Dubai: No, Covid-19 vaccines won't cause infertility or neurological diseases

Dubai - Top Covid-19 vaccine myths debunked.

By Dhanusha Gokulan

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Published: Mon 14 Jun 2021, 11:09 AM

Last updated: Mon 14 Jun 2021, 11:17 AM

Public health officials and physicians have been combating misconceptions about Covid-19 vaccine safety since mid-2020.

Despite the fact that numerous studies have found no evidence to support the notion that vaccines cause neurological disorders, infertility, and other chronic illnesses, a growing number of individuals are refusing to get the jab.

Khaleej Times reached out to Dr Gunjan Mahajan, a specialist clinical pathologist at Burjeel Hospital, Dubai, to debunk some common myths about the Covid-19 vaccines.

Myth 1: Covid-19 vaccinations cause infertility among women.

Truth: There is no scientific evidence suggesting vaccination causes problems with fertility and pregnancy, including the development of the placenta. Vaccines work by stimulating an immune response against a particular protein or antigen of a virus or bacteria. A Covid-19 vaccine stimulates antibody response and a cell-mediated immune response against the spike protein of the SARS- CoV-2 virus.


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There is no way it will interfere with the functions of reproductive organs, either in men or women. Scientifically, there is also no reason for menstruating women not to take the vaccine, apart from the fact that she may feel a bit tired. If your vaccination appointment coincides with those dates, there is still no problem in going ahead and getting the jab.

Myth 2: If I've gotten Covid-19 previously, I don't need to take the vaccine.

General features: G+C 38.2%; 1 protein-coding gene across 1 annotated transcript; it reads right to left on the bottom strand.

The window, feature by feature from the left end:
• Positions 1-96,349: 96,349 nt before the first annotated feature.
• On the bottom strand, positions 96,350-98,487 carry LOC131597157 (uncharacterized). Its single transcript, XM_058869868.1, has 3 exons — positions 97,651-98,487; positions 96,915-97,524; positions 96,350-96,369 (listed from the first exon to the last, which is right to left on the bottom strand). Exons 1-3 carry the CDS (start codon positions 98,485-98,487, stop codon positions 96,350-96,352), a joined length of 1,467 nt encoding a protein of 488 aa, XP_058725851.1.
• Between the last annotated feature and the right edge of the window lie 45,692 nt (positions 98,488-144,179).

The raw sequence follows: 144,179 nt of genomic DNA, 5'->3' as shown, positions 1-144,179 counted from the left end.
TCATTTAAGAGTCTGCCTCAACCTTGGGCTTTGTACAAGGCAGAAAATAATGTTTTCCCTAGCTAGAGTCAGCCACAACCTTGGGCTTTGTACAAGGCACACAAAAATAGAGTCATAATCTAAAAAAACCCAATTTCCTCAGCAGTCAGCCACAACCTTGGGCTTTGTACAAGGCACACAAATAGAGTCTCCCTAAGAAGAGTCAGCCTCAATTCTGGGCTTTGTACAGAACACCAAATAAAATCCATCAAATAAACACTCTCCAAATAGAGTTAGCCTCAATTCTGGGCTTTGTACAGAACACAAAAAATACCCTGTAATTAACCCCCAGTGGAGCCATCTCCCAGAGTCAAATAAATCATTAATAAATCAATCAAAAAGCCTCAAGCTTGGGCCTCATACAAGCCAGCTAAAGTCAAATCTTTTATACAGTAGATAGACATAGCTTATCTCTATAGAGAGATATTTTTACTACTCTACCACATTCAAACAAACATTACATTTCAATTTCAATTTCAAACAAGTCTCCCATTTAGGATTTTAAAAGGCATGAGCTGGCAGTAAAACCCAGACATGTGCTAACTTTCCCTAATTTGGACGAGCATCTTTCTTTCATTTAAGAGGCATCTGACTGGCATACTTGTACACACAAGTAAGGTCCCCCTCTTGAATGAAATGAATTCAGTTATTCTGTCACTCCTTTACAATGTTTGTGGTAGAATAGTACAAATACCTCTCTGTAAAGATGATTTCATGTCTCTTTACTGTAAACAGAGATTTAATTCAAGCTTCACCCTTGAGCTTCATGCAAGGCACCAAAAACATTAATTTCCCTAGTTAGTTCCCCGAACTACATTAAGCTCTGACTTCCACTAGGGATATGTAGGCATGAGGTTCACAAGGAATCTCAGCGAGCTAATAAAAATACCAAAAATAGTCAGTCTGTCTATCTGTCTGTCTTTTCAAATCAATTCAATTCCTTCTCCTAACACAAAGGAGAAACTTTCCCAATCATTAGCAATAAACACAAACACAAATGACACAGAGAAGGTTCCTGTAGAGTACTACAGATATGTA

Truth: Recent studies suggest the immune systems of more than 95 per cent of people who recovered from the disease had durable memories of the virus up to eight months after infection. At the same time, there is not enough data to say how long an individual is protected after receiving natural immunity. So, it is advised to get the vaccine.

If a patient has an active infection, he/she must wait until the isolation period is completed to be vaccinated. If the infection was moderate or severe and required hospitalisation, the timeframe for vaccination after infection will depend on the discretion of the medical team that treated the patient. However, all mild cases or cases without symptoms can take the vaccine after completion of the isolation period.

Myth 3: Covid-19 vaccines can cause death.

Truth: Some say that people shouldn’t be taking vaccines against Covid-19, as the mortality rate of people affected by the infection is between one to two per cent. The proponents of this argument suggest that there is no need to vaccinate oneself against a virus with a high survival rate. However, these people need to understand that one per cent mortality rate is 10 times more lethal than the seasonal flu. Also, mortality due to Covid-19 is dependent on various other factors, such as age, underlying health condition and so on.